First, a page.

THE IMAGE OF THE WORLD
What has the Tabernacle of Moses, the shrine of
the divine, to do in our contemporary shopping
malls? It is there.
THE discussion of the symbols of centrality is continued in this chapter, focusing on the mythological dimensions of architecture. How do houses and cathedrals, or contemporary buildings such as shopping centers, organize the social space around themselves? How do they assuage fears and anxieties by generating some of the basic symbolic structures of our civilization?
Besides gardens and Gardens of Eden, buildings have always played a major role in protecting us against the forces of—and our own fears in—an alien world, making us feel that we are at home in this universe and that we live in a safe, well-ordered, meaningful universe, rather than a dangerous and fearful chaos.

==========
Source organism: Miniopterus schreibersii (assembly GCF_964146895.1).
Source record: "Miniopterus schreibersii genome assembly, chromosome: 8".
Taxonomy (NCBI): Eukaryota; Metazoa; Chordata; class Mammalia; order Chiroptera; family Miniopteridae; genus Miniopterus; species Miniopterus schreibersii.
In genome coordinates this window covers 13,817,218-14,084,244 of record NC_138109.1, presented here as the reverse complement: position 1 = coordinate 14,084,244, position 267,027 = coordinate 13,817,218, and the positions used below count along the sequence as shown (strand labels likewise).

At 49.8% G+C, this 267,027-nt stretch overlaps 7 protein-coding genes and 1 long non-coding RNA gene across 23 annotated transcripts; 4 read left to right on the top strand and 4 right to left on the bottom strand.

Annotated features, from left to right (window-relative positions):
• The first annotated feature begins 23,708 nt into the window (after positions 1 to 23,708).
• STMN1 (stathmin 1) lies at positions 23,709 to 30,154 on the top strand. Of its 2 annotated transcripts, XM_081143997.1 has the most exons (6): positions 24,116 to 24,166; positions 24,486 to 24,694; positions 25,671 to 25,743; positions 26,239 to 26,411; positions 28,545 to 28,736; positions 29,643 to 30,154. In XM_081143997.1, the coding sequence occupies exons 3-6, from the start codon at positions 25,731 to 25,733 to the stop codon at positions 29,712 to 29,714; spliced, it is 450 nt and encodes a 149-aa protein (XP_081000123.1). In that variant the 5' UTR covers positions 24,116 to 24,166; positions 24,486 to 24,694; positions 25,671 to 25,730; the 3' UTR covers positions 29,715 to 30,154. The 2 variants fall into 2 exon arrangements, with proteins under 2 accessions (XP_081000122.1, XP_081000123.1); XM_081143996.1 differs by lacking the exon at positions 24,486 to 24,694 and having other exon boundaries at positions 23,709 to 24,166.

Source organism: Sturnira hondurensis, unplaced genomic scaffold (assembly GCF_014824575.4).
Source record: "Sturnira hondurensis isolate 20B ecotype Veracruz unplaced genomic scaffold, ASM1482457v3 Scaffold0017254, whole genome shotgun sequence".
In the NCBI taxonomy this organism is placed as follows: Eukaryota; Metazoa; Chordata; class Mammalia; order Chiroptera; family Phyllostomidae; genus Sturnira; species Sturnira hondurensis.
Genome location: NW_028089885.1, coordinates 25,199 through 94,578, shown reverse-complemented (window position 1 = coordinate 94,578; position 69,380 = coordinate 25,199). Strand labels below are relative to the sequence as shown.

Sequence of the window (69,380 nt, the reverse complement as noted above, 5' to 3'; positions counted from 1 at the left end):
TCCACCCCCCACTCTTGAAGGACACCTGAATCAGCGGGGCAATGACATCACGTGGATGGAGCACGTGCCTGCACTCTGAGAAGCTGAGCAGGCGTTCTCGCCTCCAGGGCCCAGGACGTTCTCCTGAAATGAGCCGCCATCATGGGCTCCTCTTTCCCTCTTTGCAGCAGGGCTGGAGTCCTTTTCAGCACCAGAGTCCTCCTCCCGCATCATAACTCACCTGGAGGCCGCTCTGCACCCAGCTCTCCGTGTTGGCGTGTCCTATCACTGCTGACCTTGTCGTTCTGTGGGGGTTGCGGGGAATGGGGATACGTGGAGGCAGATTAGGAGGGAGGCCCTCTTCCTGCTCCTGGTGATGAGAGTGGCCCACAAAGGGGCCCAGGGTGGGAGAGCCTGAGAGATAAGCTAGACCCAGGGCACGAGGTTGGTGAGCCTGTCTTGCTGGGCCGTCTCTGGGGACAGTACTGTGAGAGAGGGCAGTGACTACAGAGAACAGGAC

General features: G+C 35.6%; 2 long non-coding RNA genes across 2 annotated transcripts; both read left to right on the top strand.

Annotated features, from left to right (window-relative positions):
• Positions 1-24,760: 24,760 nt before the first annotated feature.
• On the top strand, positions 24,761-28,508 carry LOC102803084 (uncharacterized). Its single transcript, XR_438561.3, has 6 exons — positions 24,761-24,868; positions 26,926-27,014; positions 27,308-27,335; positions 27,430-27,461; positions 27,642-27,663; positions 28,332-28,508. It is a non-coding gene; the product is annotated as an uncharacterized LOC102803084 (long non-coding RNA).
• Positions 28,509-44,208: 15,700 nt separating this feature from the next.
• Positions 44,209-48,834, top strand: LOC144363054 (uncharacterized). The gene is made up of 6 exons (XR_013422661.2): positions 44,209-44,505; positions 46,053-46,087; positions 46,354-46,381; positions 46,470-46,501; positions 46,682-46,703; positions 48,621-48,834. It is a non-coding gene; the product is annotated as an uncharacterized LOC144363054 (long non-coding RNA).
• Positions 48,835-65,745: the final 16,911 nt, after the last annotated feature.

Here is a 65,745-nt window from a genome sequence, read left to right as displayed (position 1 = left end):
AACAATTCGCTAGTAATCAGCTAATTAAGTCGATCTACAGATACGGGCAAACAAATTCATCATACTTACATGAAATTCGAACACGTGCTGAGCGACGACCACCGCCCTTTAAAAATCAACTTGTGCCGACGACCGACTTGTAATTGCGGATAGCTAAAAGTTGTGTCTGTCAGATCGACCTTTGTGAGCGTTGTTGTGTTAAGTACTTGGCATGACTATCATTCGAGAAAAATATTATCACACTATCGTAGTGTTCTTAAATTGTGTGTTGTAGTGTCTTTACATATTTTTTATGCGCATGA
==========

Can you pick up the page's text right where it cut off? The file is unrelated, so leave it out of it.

Promethean and Apollonian strategies overlap in the construction of buildings. Houses have had the function of protecting human beings against the forces of both the physical and the spiritual world. They have had the role of sheltering people against the cold, the rain, the heat, wild beasts, intruders, and marauders. But they have also had to protect them against evil spirits, demons, and perilous influences; against the terror of living in an unknown, mysterious, and dangerous world. It was not